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Natural Resources and Reforms

  • Amin, Mohammad
  • Djankov, Simeon

We use a sample of 133 countries to investigate the link between the abundance of natural resources and micro-economic reforms. Previous studies suggest that natural resource abundance gives rise to governments that are less accountable to the public, states that are oligarchic, and that it leads to the erosion of social capital. These factors are likely to hamper economic reforms. We test this hypothesis using data on microeconomic reforms from the World Bank’s Doing Business database. The results provide a robust support for the "resource curse" view: a move from the 75th percentile to the 25th percentile on resource abundance equals 10.9 percentage points more reform, a large effect given that the mean probability of reform in the sample is 57.1%.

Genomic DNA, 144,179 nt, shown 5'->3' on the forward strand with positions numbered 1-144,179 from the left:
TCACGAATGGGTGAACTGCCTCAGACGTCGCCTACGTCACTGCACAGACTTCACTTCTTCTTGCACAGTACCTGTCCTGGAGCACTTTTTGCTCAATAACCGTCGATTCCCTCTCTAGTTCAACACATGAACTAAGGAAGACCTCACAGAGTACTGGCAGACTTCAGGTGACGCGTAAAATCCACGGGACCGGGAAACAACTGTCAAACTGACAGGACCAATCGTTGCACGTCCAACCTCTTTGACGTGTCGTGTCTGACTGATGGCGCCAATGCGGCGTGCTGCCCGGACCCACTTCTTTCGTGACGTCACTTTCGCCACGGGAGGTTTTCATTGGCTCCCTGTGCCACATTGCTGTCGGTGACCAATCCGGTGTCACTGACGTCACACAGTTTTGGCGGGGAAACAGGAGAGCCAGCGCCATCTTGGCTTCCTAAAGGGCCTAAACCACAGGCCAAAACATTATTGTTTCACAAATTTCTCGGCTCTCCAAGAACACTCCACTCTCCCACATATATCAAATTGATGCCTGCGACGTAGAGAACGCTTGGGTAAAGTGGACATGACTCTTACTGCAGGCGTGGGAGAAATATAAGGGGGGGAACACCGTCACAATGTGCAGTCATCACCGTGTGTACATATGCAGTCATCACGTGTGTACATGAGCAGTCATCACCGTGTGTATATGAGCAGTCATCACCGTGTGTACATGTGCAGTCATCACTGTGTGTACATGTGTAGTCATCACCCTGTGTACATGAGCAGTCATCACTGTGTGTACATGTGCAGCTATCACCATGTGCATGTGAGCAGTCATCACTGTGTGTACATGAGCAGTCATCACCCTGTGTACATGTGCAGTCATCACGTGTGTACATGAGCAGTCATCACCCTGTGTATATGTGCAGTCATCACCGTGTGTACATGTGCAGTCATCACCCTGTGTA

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Paper provided by C.E.P.R. Discussion Papers in its series CEPR Discussion Papers with number 7229.

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Date of creation: Mar 2009
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Handle: RePEc:cpr:ceprdp:7229
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